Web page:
Big Ten Weekend Preview

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Denard Robinson and Michigan take on UMass.

Denard Robinson and Michigan take on UMass.

Massachusetts at Michigan

Saturday, 11 a.m. CT

What will Denard Robinson do next? Michigan’s sophomore quarterback is now a household name on a national level, and a legitimate contender for the Heisman. But can he really produce another game with 400-plus yards of total offense? Yes, actually. William & Mary quarterback Mike Callahan passed for two scores and rushed for another in his team’s opening week loss to Massachusetts, and we suspect Robinson is a wee-bitbetter than Callahan. The Minutemen’s best weapon is also their quarterback — Kyle Havens — who has completed 64.5 percent of his attempts this season for 516 yards, three touchdowns and no interceptions. This could be problematic, as Michigan has allowed more passing yards (586) than any other team in the Big Ten. Then again, Massachusetts doesn’t quite measure up to the Wolverines’ first two opponents.

 

Ohio at Ohio State

Saturday, 11 a.m. CT

Usually the Buckeyes’ annual in-state battle is a laugher (certainly was true of last year’s game against Toledo). The closest a state school has come to beating the Buckeyes in recent years was in 2008, when the Bobcats built a 14–6 third quarter lead before No. 3 Ohio State saved face with 20 unanswered points. The following week, Terrelle Pryor saw the first significant action of his career in a loss to USC and has never looked back. This should be a big week for Pryor, and for Ohio State’s 1-2 punch of Dan Herron and Brandon Saine (both have gained 110 yards on 21 carries thus far). The Bobcats gave up 220 yards rushing to Wofford in the opener; three backs had 50 or more yards in the contest. Ohio State will use this game to find a replacement for starting safety C.J. Barnett, who was lost for the season due to the knee injury he suffered in last week’s win over Miami.

 

Kent State at Penn State

Saturday, 11 a.m. CT

It’s time for Evan Royster to come alive. The Nittany Lions are averaging 129.5 rushing yards per contest so far — by far the lowest total of any Big Ten team — and Royster does not rank among the top 10 in conference rushing. That will all change after Saturday. Royster, who has averaged more than six yards per carry throughout his career, struggled mightily against Alabama. Expect the Penn State coaching staff to nurse him back to health against the Golden Flashes. On defense, Penn State must hold up better on fourth down; opponents have converted three of five fourth downs against the Nittany Lions already this season.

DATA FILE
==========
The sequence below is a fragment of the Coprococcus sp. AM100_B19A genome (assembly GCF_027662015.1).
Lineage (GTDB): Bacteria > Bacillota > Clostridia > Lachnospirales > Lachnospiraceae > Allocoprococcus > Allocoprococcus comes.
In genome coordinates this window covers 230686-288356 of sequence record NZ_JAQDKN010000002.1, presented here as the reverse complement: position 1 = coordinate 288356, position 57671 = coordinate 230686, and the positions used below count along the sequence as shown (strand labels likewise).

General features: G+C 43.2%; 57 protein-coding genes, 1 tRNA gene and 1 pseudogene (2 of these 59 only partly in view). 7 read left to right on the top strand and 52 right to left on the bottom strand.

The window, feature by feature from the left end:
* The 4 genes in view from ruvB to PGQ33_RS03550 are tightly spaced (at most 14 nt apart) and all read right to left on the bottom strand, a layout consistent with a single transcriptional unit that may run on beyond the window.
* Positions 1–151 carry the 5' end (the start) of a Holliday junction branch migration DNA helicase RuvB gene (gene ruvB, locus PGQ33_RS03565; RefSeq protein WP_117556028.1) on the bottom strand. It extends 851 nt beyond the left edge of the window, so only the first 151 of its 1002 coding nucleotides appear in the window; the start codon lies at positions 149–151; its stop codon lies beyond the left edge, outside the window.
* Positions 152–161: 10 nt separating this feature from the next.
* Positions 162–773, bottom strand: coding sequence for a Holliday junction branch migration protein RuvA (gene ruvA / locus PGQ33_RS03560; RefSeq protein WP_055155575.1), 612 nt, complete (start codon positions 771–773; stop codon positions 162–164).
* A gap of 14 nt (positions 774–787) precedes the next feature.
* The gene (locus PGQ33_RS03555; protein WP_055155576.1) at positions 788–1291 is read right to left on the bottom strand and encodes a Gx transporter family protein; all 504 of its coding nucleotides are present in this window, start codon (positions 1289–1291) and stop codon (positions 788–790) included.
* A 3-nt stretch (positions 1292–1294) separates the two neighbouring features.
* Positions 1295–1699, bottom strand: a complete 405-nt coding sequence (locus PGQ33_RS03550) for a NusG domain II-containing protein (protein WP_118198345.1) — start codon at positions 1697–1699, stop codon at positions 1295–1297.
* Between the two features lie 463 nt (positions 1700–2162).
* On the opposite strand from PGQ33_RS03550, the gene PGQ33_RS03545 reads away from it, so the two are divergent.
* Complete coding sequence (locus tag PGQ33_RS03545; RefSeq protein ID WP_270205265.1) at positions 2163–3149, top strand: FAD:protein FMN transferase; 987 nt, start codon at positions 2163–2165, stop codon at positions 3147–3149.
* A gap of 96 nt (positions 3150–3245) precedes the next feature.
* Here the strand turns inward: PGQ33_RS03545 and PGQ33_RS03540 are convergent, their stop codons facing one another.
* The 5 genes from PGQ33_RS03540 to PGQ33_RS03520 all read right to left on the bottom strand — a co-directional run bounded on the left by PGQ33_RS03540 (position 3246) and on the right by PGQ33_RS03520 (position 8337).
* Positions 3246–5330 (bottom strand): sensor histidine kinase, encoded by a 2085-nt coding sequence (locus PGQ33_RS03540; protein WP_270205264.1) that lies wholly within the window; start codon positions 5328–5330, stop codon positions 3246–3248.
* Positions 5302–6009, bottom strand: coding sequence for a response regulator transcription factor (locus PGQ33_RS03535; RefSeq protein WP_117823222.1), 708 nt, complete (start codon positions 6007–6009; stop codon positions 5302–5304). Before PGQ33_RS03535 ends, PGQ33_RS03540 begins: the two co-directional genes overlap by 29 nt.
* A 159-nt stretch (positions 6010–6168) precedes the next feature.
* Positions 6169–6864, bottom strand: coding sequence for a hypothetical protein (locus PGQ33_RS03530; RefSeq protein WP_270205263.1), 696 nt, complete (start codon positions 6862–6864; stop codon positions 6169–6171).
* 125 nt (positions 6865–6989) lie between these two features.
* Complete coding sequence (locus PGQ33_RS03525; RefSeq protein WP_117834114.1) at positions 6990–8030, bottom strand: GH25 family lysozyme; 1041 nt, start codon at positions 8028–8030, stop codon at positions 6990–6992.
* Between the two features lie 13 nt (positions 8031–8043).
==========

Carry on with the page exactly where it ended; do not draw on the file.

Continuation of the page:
Northern Illinois at Illinois

Saturday, 11 a.m. CT

This contest will be won on the ground, as both clubs like to win games the old-fashioned way. Illini running back Mikel Leshoure has gained more than 100 yards in each of his first two games and should add a third on Saturday. Iowa State gained 138 yards and scored three touchdowns on the ground in their 27–10 win over Northern Illinois a week ago. Leshoure is one of the most underrated backs in the Big Ten and could have his best performance of the year in this contest. The Illinois defense must contain junior quarterback Chandler Harnish, who gained 178 yards rushing and threw a first quarter touchdown in last week’s win. Northern Illinois’ players will also be affected by the health of their coach, Jerry Kill, who was hospitalized on Sunday.

 

Ball State at Purdue

Saturday, 11 a.m. CT

The big question Boilermaker fans are asking this week is: How will the offense hold up without wide receiver Keith Smith, who was lost for the season? Quarterback Robert Marve owns one of the best completion percentages in the conference (71.1 percent), but he won’t have the same level of confidence without Smith in the lineup. To assist Marve, chances are the Purdue coaching staff will dish up a bigger helping of Dan Dierking, who has averaged 6.9 yards per carry so far. Ball State lost by four points to Liberty last week, so coach Danny Hope could probably have the team’s water boy run dives and counters and still expect big gains.

 

USC at Minnesota

Saturday, 2:30 p.m. CT